SAP calls for greater collaboration between educational institutions and industry
Action is needed now to ensure the workforce of tomorrow have the necessary skills to enter the business world
Feltham, UK - SAP (UK) Ltd (NYSE: SAP) is calling for businesses to work more closely with schools and universities in order to motivate young people to be interested in technology and bridge the skills gap that is threatening to stifle future innovation.
A recent roundtable event, which brought together leading industry and education experts, discussed the skills needed in today’s work environment, both in terms of technical and soft skills. Attendees were Cathy Ward, EMEA Head of Diversity & Early Talent at SAP, Martin Gollogly, Director University Alliances Programme at SAP UK, Debbie Forster, UK managing director, Apps for Good, Richard Pettinger, Principal Teaching Fellow in Management Education, University College London, Stephen Lofthouse, Senior Lecturer in Business Computing & SAP, Sheffield Hallam University and Jonathan White, Professional Development Manager, Foundation at IBM. The experts focused on how young people can be inspired to consider a career in IT, as well as the best teaching methods for students in both compulsory and further education.
Cathy Ward, EMEA Head of Diversity & Early Talent at SAP, commented: "The IT industry as we know it is changing dramatically. Over the last few years we have seen more and more businesses move from on-premise to cloud-based models, as well as the rise of big data and mobile. However, these new technologies require new skills. The European Commission predicts that by 2015, Europe alone will lack a staggering 900,000 ICT practitioners. It is clear that something needs to be done; we cannot wait for policy to change, we must act now. As one of the largest IT organisations in the world, it is incumbent on SAP to play its part and invest in the workforce of tomorrow."
Debbie Forster, UK Managing Director of Apps for Good, a charity working with schools and enterprises to change how technology is taught in the classroom, passionately believes there is a crucial role for industry to play in educating young people. "Between the ages of 10 and 14, children begin to look ahead and think about their future; they even start to rule out certain careers. This is the time to open their eyes to the possibility of a future in IT. If organisations can work more collaboratively with schools they can educate young people on the opportunities available to them."
As part of its commitment to developing the workforce of tomorrow, SAP runs multiple initiatives designed to grow young talent such as the University Alliances programme, which introduces students to the exciting technologies shaping businesses today, and the Early Talent programme, which is designed to attract and retain the best people within SAP. It is also supports initiatives and organisations that foster Science, Technology, Engineering and Mathematics (STEM) education amongst youngsters, including Apps for Good and the First Lego League.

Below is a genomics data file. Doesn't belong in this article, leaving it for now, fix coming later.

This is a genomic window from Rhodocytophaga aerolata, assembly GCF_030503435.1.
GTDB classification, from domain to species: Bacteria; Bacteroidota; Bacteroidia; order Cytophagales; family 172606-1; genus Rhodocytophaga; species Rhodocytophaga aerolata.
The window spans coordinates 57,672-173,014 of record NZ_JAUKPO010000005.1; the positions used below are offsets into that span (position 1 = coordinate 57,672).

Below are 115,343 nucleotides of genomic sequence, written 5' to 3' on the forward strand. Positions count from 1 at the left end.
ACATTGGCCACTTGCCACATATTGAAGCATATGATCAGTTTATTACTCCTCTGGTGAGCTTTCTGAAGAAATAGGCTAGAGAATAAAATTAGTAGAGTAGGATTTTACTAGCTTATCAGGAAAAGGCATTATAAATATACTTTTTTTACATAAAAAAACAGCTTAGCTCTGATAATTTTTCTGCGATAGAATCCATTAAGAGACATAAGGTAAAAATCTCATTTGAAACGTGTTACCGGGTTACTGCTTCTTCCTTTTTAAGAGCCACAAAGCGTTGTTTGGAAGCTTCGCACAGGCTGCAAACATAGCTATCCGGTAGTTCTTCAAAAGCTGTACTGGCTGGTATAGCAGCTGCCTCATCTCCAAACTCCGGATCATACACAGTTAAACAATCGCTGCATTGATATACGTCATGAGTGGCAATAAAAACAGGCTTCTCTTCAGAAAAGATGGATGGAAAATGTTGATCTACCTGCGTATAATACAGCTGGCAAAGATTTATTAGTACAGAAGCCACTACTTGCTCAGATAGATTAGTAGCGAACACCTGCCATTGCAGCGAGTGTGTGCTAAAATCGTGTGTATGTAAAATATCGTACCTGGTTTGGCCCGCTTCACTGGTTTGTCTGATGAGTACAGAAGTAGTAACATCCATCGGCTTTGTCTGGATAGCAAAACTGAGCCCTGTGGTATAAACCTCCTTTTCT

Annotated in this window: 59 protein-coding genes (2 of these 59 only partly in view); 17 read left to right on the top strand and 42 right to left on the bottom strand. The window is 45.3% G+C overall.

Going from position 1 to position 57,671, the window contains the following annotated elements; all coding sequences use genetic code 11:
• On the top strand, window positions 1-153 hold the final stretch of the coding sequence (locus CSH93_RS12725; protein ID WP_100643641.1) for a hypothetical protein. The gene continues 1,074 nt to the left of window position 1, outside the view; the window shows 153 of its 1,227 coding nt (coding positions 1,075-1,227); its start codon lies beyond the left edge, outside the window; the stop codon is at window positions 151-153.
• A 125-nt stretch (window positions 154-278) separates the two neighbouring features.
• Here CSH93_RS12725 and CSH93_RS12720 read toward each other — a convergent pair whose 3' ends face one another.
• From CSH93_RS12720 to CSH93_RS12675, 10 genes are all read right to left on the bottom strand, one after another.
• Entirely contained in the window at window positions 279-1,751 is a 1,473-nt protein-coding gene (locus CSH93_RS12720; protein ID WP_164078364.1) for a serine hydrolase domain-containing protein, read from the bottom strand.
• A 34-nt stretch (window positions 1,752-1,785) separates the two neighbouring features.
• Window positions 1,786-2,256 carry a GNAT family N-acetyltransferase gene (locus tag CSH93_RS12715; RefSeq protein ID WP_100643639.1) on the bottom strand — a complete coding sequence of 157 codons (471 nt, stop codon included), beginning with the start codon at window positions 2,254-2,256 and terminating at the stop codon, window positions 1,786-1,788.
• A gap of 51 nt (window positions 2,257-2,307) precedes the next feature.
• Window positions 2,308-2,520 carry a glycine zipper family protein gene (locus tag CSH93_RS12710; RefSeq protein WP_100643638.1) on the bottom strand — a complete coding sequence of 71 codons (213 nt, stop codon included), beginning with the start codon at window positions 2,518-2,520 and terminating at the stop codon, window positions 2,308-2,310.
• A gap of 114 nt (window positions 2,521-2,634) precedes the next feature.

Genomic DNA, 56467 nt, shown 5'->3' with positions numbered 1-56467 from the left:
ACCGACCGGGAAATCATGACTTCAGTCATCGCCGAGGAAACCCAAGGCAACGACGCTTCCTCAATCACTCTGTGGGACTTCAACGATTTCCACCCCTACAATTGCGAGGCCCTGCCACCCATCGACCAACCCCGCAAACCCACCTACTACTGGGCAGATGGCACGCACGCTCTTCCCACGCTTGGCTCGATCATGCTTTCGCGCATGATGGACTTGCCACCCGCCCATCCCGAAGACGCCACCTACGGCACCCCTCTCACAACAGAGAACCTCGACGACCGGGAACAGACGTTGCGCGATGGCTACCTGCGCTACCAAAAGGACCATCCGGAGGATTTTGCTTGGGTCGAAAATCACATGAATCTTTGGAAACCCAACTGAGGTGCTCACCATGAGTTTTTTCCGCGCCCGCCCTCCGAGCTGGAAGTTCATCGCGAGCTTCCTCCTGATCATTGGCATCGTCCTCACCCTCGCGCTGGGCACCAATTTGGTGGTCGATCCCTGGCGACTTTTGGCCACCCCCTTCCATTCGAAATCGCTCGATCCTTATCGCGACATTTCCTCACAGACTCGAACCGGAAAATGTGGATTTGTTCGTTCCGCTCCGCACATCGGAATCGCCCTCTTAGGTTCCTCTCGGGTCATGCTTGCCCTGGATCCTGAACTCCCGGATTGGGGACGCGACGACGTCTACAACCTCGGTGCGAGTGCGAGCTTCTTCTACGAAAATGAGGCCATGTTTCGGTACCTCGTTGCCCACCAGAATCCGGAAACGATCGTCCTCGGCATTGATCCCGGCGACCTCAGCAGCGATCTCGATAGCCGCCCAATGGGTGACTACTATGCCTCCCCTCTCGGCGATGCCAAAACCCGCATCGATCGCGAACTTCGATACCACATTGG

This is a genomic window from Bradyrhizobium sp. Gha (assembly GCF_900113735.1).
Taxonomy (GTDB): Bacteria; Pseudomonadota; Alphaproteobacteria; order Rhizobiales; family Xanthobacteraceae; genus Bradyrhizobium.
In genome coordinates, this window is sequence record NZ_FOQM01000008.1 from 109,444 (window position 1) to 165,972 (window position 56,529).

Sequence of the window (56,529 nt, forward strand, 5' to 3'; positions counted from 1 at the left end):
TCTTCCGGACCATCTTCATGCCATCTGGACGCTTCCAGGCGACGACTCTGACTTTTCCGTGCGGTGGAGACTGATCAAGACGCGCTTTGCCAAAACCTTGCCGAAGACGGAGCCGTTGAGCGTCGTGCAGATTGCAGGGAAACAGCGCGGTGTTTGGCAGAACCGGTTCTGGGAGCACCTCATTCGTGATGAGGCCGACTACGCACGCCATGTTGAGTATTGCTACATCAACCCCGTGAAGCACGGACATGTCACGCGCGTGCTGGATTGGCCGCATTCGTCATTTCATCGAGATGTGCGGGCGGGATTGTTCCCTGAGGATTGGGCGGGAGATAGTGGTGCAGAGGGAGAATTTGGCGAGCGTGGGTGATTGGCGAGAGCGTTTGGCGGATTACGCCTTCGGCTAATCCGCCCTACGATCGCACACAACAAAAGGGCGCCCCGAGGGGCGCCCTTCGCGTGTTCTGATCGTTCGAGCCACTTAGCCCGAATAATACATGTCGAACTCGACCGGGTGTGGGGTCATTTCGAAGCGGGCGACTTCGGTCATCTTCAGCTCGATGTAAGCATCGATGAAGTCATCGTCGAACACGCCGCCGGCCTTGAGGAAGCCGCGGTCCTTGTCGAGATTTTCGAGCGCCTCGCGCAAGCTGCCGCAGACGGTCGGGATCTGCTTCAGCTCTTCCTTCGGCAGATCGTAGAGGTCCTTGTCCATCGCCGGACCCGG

"Industry working with educational institutions is not just about ticking a box for corporate social responsibility (CSR), it is an investment in the future," said Martin Gollogly, Director, University Alliances Programme, SAP. "Young people need to integrate academic learning with practical opportunities to test that learning whilst they are at university. By doing this they learn what is important both academically and for themselves personally. Otherwise they run the risk of being technically qualified but being under-skilled."
SAP believes strongly in helping young people gain the skills they need for the modern workplace, and as such offers an intern programme where students doing university sandwich courses can spend their year in industry working at SAP. Interns are given the opportunity to be involved in and contribute to real business impacting projects, are encouraged to propose and put forward new ideas and projects and are actively supported in their development throughout the year, through a buddy system. "Employers today are looking for young talent that can demonstrate both knowledge and skills," commented Forster. "It shouldn’t be an ‘either/or’ situation. It all comes back to getting the right balance in education."
Richard Pettinger, Principal Teaching Fellow in Management Education, UCL, added his thoughts on the skills debate: "Qualifications and softer skills such as team work, problem solving, analytical and communication skills, need to be integrated if we are to solve this issue. At UCL, all of our courses are related to industry and developing those skills which are in high demand from employers. Of course, anything is possible in a microcosm. If we want to close the skills gap we need to demonstrate the value of integrating qualifications and skills in order to get more input from industry and more financial support from the Government and EU."
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